How to Create a Numbering System for Policies & Procedures

by Jackie Lohrey ; Updated September 26, 2017
Green school textbook

A numbering system for policies and procedures assists users in navigating through a paper-based or online manual. A standardized system both provides for logical organization and ensures a user can find information without having to scan every page and heading. Departmental organization and a numeric or alphanumeric numbering system are simple yet effective ways to make sure that a policy or procedure can have only one possible location in the manual.

Policy Layout and Page Numbering

Organize policies alphabetically, including each as a separate chapter, and number each chapter using a compound number, such as 1.0 and 2.0. For example, if the human resource department policy occupies chapter five, use “5.0 - Human Resources” as the chapter heading. Number the pages within each chapter in sequential order, not in sequential order from the beginning to the end of the manual.

Numbering For Procedures

Create numbers for procedures by appending chapter numbers. For example, if “5.0 - Human Resources” includes six procedures, number these from 5.1 to 5.6, and include the name of each procedure. Use indentation, lower-case letters and lower case roman numerals to identify steps and sub-steps within each procedure. For instance, if termination procedures occupy position 5.2, use the letters “a, b and c” to identify the steps in terminating an employee. If any of these steps include sub-steps, identify these using lower case roman numerals such as, “i, ii, iii.”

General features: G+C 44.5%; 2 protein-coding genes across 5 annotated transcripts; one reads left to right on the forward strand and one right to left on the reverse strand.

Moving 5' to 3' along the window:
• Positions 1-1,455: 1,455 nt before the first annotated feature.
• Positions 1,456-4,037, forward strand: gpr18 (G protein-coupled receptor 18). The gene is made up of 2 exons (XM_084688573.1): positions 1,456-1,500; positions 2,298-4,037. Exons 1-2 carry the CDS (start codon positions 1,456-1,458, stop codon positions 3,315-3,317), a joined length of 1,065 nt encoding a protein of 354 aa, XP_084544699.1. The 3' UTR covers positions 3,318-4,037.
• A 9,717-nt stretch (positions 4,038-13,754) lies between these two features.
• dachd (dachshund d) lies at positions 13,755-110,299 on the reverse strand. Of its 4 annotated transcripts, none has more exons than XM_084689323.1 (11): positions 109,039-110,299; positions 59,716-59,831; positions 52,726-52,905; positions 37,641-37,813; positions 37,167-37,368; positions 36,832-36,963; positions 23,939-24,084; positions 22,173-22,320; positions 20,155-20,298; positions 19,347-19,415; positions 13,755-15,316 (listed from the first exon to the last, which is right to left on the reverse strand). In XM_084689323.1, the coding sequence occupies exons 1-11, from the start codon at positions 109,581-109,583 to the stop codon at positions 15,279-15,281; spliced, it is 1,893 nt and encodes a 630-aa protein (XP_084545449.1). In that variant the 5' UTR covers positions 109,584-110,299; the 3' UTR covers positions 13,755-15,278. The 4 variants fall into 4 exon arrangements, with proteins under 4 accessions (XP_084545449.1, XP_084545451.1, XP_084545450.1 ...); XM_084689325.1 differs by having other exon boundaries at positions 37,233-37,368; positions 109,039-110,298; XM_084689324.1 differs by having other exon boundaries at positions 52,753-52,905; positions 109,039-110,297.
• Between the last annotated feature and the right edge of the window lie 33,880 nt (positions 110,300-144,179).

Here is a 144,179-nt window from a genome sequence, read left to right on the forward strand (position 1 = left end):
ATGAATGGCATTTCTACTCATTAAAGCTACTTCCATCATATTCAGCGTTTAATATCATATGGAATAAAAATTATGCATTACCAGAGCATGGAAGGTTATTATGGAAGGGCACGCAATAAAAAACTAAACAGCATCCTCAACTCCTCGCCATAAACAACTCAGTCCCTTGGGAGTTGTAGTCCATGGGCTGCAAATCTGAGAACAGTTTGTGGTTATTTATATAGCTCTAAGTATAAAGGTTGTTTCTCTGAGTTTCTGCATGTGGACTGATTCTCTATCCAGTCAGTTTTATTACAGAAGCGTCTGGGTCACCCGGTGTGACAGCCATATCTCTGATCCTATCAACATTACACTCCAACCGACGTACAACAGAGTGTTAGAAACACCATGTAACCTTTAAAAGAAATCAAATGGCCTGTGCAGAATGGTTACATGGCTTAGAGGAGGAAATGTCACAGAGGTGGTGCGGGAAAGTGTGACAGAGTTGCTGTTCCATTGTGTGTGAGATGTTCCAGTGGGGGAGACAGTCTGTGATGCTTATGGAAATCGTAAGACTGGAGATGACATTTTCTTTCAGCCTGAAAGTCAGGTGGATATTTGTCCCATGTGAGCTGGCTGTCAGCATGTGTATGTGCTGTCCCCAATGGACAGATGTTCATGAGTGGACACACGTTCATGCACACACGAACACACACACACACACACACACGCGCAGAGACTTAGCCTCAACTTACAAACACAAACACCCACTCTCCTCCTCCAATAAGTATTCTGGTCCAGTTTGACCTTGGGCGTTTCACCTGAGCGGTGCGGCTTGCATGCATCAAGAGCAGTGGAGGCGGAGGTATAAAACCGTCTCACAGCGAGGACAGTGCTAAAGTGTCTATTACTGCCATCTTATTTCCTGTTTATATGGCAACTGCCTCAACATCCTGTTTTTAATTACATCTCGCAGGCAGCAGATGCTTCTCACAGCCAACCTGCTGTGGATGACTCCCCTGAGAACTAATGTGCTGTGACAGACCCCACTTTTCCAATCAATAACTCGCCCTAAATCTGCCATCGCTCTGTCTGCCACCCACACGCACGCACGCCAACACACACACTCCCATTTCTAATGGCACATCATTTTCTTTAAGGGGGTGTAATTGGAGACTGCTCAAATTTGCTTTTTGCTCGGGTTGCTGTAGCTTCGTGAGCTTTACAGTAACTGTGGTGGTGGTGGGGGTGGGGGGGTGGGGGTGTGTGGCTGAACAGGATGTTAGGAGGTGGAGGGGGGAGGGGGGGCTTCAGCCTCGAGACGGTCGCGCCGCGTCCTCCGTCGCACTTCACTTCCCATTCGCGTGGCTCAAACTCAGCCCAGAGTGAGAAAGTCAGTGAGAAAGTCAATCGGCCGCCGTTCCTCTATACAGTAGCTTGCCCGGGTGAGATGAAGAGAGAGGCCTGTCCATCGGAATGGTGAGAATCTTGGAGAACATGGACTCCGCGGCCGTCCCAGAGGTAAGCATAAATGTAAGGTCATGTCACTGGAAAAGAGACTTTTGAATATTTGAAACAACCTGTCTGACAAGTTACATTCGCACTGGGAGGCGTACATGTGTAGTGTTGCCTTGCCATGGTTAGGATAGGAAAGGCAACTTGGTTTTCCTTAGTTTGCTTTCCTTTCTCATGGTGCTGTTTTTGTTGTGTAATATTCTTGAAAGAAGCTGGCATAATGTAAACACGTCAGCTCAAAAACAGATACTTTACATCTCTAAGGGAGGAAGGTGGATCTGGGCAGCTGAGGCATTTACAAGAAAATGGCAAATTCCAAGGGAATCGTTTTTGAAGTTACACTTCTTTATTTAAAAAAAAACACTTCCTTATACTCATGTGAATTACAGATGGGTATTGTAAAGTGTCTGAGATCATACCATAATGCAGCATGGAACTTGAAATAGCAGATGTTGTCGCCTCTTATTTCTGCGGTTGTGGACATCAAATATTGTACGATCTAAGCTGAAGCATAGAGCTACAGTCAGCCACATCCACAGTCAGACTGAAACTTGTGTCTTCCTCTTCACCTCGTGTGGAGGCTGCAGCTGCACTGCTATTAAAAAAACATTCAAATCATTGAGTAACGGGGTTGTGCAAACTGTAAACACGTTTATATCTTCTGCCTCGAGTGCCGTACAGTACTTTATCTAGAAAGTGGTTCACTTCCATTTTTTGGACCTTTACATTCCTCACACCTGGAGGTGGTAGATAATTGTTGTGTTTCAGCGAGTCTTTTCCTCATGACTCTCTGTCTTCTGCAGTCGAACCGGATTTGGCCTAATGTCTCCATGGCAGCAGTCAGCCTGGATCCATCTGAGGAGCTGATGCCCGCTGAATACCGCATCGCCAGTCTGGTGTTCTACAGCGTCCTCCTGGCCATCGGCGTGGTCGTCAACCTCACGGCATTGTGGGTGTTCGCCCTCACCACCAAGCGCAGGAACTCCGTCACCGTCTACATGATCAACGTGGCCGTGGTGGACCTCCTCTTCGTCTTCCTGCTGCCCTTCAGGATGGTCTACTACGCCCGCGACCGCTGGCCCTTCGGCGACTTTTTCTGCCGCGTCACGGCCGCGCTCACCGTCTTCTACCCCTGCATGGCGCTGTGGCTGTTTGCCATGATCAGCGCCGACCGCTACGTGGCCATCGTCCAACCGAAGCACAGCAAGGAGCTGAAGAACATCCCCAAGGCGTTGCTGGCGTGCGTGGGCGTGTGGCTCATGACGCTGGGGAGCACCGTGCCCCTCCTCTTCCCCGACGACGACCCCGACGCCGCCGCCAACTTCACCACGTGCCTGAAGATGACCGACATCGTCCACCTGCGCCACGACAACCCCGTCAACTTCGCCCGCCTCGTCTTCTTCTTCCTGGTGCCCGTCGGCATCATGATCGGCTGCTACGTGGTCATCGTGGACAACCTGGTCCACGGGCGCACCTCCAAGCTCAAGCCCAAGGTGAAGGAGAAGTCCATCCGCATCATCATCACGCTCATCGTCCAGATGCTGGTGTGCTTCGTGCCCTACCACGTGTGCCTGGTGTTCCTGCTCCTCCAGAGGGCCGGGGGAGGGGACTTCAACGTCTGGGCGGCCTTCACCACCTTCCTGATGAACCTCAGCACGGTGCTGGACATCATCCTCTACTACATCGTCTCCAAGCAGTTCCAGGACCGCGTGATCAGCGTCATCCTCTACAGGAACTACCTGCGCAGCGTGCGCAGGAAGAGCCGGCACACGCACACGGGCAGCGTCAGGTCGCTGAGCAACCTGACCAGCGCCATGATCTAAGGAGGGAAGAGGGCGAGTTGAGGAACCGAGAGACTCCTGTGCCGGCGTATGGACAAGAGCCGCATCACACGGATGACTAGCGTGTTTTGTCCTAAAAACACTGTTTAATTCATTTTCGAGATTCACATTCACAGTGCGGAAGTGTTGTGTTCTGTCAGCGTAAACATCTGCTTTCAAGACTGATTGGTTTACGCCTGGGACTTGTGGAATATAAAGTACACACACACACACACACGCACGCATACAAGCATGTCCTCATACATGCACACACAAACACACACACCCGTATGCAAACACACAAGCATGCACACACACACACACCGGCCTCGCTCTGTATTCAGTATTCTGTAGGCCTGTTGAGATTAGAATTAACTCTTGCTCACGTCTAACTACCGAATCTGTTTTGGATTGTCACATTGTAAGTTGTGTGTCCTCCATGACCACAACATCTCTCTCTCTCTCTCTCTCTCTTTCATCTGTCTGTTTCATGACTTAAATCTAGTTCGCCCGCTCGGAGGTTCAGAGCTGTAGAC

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Numbering System Considerations

Although a good numbering system allows for revisions, it’s not entirely foolproof with regard to additions. If it’s possible, assemble the manual and create the numbering system only after you finish creating all necessary policies and procedures. Otherwise, you’ll either need to add new policies at the end of the manual or re-number everything to maintain alphabetical order.

About the Author

Based in Green Bay, Wisc., Jackie Lohrey has been writing professionally since 2009. In addition to writing web content and training manuals for small business clients and nonprofit organizations, including ERA Realtors and the Bay Area Humane Society, Lohrey also works as a finance data analyst for a global business outsourcing company.

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